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The self-care checklist that will refresh new mamas

How do I take care of myself while caring for my child and all the other responsibilities in my life?

The self-care checklist that will refresh new mamas

After the many months (maybe years) you've spent dreaming of holding your precious baby in your arms, the time has finally arrived! Congratulations, mama!


The explosive, powerful, purposeful love you are most likely experiencing right now is unlike anything you've ever felt, right? It's amazing! And the mama bear instinct to care for and protect your baby is pretty overwhelming.

The postpartum phase is not the same for every mom, but most often the above-mentioned euphoria sends a new mom into caretaker action without much thought or effort. Until... the exhaustion, residual pain from childbirth and the sometimes abrupt realization that you do in fact have other responsibilities outside of the baby set in.

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This can feel like someone dumped a ton of bricks on your already-tired back.

This conundrum is the beginning of the looping question that nearly every mother grapples with throughout most of her life as a mom:

How do I take care of myself while caring for my child + all the other responsibilities in my life?

As a veteran mom of four children and author of The Self-Care Solution: A Modern Mother's Must-Have Guide to Health and Well-Being, for which I interviewed hundreds of moms, the most important mantra for every new mom who is in the throes of making this life-altering transition and trying to figure out the answer to the above-mentioned question is this:

I will be KIND to myself.

Many moms, myself included, find many of the postpartum days and nights to be a blur. I remember feeling as if I were walking wearily through a very dense fog and sometimes I accidentally stepped in some quicksand.

While there are certainly moments of euphoric bliss while gazing at the amazing miracle you created who is resting in your arm, the postpartum time is not for the faint of heart.

And self-care is not high on your list right now.

Not rolling over on top of your baby when you pass out while nursing her in your bed is.

BUT I am here to offer you a lifeline.

A lifeline that you will need throughout your entire life as a mother.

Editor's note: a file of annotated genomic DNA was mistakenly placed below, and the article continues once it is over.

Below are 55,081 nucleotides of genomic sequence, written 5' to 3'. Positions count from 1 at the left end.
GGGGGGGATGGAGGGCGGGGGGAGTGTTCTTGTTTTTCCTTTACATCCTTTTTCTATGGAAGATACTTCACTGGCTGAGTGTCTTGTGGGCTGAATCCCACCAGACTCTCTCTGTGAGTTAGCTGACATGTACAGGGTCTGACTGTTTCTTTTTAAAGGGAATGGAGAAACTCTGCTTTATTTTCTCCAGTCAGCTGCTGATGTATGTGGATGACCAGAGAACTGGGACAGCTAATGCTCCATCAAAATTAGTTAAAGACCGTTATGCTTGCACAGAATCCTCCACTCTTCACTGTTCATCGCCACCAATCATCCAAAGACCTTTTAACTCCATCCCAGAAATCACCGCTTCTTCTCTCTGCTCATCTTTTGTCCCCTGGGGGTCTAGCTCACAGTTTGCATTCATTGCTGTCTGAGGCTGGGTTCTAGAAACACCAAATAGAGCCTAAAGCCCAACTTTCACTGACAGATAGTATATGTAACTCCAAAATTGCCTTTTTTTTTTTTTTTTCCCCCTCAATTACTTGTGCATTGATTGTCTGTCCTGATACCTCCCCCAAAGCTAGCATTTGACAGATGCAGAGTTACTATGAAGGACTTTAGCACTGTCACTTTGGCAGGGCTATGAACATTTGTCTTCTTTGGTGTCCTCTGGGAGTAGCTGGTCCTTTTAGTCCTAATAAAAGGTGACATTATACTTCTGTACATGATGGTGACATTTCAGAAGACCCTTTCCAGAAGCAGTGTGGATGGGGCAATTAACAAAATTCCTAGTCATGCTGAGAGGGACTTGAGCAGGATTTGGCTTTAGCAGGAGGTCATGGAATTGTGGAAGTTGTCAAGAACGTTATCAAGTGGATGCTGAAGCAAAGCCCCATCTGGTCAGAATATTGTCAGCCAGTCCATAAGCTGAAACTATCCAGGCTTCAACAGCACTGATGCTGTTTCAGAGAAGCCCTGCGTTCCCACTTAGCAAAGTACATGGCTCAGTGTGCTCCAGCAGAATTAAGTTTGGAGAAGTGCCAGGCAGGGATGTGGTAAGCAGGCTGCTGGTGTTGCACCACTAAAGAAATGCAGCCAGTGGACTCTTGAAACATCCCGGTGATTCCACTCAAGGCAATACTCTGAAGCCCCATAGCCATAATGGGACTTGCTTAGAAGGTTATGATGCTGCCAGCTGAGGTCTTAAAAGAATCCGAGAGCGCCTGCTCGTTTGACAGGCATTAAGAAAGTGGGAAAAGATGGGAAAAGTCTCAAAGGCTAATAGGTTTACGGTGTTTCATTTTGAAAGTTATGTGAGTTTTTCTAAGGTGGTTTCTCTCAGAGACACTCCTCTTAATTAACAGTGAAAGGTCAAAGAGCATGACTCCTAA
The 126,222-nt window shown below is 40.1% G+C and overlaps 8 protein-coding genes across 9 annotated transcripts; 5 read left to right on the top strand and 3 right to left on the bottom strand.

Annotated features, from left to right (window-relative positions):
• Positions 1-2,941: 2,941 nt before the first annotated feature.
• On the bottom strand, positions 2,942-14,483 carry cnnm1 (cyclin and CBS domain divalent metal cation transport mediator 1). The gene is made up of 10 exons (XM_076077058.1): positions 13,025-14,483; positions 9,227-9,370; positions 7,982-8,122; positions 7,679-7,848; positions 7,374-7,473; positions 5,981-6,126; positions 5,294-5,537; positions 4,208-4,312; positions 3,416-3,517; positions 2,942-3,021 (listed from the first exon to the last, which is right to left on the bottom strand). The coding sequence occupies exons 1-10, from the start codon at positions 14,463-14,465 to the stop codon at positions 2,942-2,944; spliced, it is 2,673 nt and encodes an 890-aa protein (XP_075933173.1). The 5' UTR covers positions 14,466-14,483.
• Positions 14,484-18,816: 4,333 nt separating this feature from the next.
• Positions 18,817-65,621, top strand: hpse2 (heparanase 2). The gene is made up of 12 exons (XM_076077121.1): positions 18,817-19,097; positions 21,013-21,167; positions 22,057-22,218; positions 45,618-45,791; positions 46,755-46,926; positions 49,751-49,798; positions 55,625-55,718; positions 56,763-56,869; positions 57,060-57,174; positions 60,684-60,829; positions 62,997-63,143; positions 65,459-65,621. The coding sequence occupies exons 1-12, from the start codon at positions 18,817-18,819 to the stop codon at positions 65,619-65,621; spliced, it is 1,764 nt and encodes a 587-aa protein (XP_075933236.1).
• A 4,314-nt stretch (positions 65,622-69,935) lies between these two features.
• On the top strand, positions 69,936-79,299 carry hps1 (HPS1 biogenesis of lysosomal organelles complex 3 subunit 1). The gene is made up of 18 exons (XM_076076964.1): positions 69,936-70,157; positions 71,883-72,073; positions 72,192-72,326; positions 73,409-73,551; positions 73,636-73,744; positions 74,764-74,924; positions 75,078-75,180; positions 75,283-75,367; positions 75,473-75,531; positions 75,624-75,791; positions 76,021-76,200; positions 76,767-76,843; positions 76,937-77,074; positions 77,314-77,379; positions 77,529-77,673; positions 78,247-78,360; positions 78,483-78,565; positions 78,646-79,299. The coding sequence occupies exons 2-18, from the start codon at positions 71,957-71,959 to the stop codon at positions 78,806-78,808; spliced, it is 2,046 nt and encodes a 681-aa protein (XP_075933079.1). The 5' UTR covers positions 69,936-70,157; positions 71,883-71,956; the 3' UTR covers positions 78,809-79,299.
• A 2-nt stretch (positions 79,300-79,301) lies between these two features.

From this point on, the responsibility of taking care of your child will take up a great deal of space in your heart, mind + body. In turn, the time + energy you need to take care of yourself will be more scarce.

Your self-care needs to be driven from a strong and secure place within you—a place that is fueled by self-love, self-worth and self-advocacy.

Sometimes it may seem that you have to fight for your self-care. And often you will. And sometimes you won't want to fight and will feel like it's too hard to fight for your own self-care when you have so many other responsibilities.

But remember that, as Brené Brown tells us,

We are wired for struggle.

Think about how your baby arrived in this world. His first sound was a cry. His first audible self-care signal that says,“Feed me hold, me, warm me, touch me, soothe me…"

As a mother, you must not only be attuned to your baby's cries, but pay attention to your own cries for self-care as well.

And you are in charge of honoring and tending to both.

In the months after your baby is born, in addition to honoring your baby's needs, keep this self-assessment nearby as a daily reminder of your self-care needs.

  • I will aim to take a hot shower or bath today or tonight.
  • I will eat at least one nourishing meal while sitting down at a table.
  • I will keep myself hydrated throughout the day and night.
  • I will make sure I laugh today. I may need to call a friend who can find humor in anything or watch a funny show or video.
  • At least once today, even for just a few moments, I will ground myself by connecting with gratitude or making a spiritual connection—maybe through meditation, prayer, yoga, deep breathing or a centering exercise like writing or reading.
  • I will move my body today by taking a short walk around the block or up and down the stairs, doing 10 minutes of stretching or yoga, or dancing in the kitchen while heating up a bottle.
  • I will connect with my partner about something other than the baby. Maybe I will send a thoughtful text, hug or kiss him/her at least once during the day or night, or share a glass of wine or cup of tea after kids are in bed.
  • I will do something for myself today that makes me feel special and ignites inner joy? Maybe I will treat myself to a manicure when grandma watches the baby, buy a new fun-colored lipstick, or meet a friend for a walk or lunch?
  • I will honor my body's need for sleep by forgoing cleaning, laundry, emails and cooking (dinner will just have to be later or I will ask my partner to cook) if I can grab an extra hour of sleep when the baby is sleeping.

Would you deprive your child of eating healthy foods, moving their bodies, getting enough rest, playing with friends, drawing, painting, reading, exploring, signing, dancing or spending quiet time alone?